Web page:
Free to be what I was
· The saint of the month told by Francesca Romana de' Angelis ·
Rome, March 9, 1440. The night is falling very slowly this evening. Sitting by the window I watch the last light of this mild day which brings with it the promise of an approaching spring. A canvas woven with gold thread displayed to me my guardian angel. Since then I have not kept track of the time, but this morning I realized that my painting is finished.
After spending a few days with my unwell son I was preparing to return to Tor de Specchi, the small religious community that I founded and where I have been living for some years now, when father John, my precious spiritual guide, told me: you are tired, stop here. I accepted his invitation and I have remained because his words sounded to me like a sign. In this house in Trastevere, my marital home, I spent most of my life and maybe it is right that the last knot dissolves right in between these walls. I am not afraid of the end because I am hoping to reach the fullness of that blessing that I had the gift of seeing in my ecstasies: a sea of infinite light, the angels like snowflakes in the sky, Mary who protected me with her cloak and placed the Child in my arms. I am not afraid, but the leave-taking is still difficult. In addition to the child that I carried in my womb I am leaving so many others, because I have felt all those who I have loved to be my children. Not to be able to help them when they need comfort, this thought alone makes me sad.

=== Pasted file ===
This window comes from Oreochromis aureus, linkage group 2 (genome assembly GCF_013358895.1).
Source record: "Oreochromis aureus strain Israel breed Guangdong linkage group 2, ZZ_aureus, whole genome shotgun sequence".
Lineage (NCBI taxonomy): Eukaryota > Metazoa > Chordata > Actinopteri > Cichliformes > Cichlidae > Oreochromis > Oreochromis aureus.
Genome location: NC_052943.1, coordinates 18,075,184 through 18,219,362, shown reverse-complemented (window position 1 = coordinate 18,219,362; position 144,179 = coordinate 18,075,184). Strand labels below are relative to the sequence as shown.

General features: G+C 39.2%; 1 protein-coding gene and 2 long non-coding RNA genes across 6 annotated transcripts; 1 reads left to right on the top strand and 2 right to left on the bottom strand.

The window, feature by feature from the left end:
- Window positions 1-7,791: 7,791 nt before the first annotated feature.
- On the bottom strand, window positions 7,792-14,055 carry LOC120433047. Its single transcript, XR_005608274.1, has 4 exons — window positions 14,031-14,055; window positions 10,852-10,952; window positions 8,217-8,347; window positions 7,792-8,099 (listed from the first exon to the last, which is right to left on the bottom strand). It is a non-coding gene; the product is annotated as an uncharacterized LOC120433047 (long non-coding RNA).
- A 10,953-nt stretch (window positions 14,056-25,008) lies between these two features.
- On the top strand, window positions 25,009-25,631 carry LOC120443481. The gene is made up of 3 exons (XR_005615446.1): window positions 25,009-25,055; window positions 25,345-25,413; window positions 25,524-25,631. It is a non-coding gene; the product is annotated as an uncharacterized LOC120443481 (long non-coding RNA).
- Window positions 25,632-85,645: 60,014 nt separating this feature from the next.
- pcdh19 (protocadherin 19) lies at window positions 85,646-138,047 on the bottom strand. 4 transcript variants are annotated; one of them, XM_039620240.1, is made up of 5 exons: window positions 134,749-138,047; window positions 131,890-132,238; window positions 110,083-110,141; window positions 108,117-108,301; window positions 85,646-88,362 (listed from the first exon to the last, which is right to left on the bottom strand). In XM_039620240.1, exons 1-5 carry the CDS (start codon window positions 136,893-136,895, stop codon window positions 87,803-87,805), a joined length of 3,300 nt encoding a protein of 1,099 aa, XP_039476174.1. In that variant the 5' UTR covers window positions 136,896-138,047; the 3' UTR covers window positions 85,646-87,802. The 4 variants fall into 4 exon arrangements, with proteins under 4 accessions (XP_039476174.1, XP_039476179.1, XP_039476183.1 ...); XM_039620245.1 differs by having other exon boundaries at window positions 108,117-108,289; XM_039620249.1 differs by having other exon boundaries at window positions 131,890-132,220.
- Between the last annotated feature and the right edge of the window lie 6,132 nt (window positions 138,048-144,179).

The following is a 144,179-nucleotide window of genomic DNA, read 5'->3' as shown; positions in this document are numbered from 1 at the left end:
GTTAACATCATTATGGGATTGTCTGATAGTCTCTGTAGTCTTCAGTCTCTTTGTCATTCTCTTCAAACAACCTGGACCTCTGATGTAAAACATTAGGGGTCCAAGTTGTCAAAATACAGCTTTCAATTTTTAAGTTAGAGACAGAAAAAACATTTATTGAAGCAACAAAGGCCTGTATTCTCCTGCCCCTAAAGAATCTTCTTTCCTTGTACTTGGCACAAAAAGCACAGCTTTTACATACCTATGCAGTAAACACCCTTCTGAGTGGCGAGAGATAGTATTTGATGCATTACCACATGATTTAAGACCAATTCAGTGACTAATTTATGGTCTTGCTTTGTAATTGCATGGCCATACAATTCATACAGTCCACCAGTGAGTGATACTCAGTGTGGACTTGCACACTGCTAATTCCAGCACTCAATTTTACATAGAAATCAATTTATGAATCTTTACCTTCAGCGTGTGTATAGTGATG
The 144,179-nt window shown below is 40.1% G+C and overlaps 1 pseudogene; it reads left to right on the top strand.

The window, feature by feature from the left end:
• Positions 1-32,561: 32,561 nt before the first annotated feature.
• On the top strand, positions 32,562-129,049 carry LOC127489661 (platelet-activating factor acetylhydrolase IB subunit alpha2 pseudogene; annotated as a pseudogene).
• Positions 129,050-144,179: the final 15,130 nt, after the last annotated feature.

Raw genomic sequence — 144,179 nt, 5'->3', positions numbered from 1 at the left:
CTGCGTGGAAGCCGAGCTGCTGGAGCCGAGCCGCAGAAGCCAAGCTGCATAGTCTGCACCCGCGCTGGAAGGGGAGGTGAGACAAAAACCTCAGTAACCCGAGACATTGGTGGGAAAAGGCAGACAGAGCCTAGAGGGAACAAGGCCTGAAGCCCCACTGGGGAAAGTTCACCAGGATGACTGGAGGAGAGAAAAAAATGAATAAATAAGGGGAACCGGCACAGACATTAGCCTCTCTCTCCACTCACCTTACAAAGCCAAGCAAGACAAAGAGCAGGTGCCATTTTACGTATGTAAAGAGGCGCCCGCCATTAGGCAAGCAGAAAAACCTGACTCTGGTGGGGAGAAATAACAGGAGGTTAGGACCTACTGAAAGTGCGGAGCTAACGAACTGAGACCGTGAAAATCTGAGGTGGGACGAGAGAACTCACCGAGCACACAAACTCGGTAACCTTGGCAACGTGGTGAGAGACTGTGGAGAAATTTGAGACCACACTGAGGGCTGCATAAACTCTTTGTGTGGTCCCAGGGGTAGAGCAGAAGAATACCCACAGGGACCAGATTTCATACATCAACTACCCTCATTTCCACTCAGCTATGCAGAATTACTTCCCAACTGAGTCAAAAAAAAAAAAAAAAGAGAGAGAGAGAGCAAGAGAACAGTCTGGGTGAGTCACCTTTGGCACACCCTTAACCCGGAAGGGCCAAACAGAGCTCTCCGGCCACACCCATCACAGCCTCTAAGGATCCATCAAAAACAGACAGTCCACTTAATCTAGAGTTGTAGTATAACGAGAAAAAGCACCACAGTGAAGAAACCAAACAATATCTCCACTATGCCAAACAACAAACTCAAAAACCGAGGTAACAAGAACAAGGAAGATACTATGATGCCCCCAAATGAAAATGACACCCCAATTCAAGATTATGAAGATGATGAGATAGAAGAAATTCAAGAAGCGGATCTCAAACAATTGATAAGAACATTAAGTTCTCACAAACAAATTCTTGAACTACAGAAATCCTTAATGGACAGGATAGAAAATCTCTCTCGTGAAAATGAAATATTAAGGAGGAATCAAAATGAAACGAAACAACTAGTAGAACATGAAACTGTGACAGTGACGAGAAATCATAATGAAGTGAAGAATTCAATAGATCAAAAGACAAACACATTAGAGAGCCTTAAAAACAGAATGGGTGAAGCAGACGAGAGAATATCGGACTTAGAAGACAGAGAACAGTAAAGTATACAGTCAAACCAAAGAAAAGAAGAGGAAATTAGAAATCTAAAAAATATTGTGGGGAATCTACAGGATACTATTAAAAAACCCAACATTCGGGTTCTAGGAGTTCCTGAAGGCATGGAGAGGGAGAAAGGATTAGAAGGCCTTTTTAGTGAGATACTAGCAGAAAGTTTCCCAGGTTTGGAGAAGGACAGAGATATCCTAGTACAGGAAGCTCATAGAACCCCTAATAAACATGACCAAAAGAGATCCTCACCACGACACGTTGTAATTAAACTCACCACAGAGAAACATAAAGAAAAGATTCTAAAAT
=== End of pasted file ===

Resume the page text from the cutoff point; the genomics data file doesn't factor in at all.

High up, among the stars, I will bring with me some regret - the words not spoken, the gestures not performed, the many things that were too little - and so many memories. The pink of the sky of Rome with the green of the pine trees, the voice of my mother reading the Gospels and the Divine Comedy to me, the generous heart of my husband Lorenzo, the joyous laughter of my three children, the smell of mint that blooms between the stones along the Via Sacra that I used to go along on my way to Santa Maria Nova, my favourite church, the donkey that loaded with food and firewood was my faithful companion in the streets of the city. Of all the words in the world I'll bring one with me, gentleness, because it is the one that contains countless others: love, joy, tenderness. Just like the word hunger, which means not only hungry, but suffering, humiliation, loneliness, fear.
I have lived in most sad times. Popes, anti-popes, Rome invaded by foreigners or at the mercy of powerful families determined to seize power. And grief, violence, famines, the evil shadow of the plague. I have also lived with many sorrows. Above all the loss of my two children, Giovanni and Agnese, a cruel wound that nothing in the world can heal. Yet when I think of my life I see the gift of so much grace. My early years were a happy and secure time, a treasure chest of intact forces to draw on when life threatened to take away the clarity of my dreams. I had still not left childhood and already I was imagining a future of solitude and prayer, when my destiny took another road. Too beautiful to be a nun, my father said. I tried to protest, but to no avail. Finally I said I would, only out of filial love.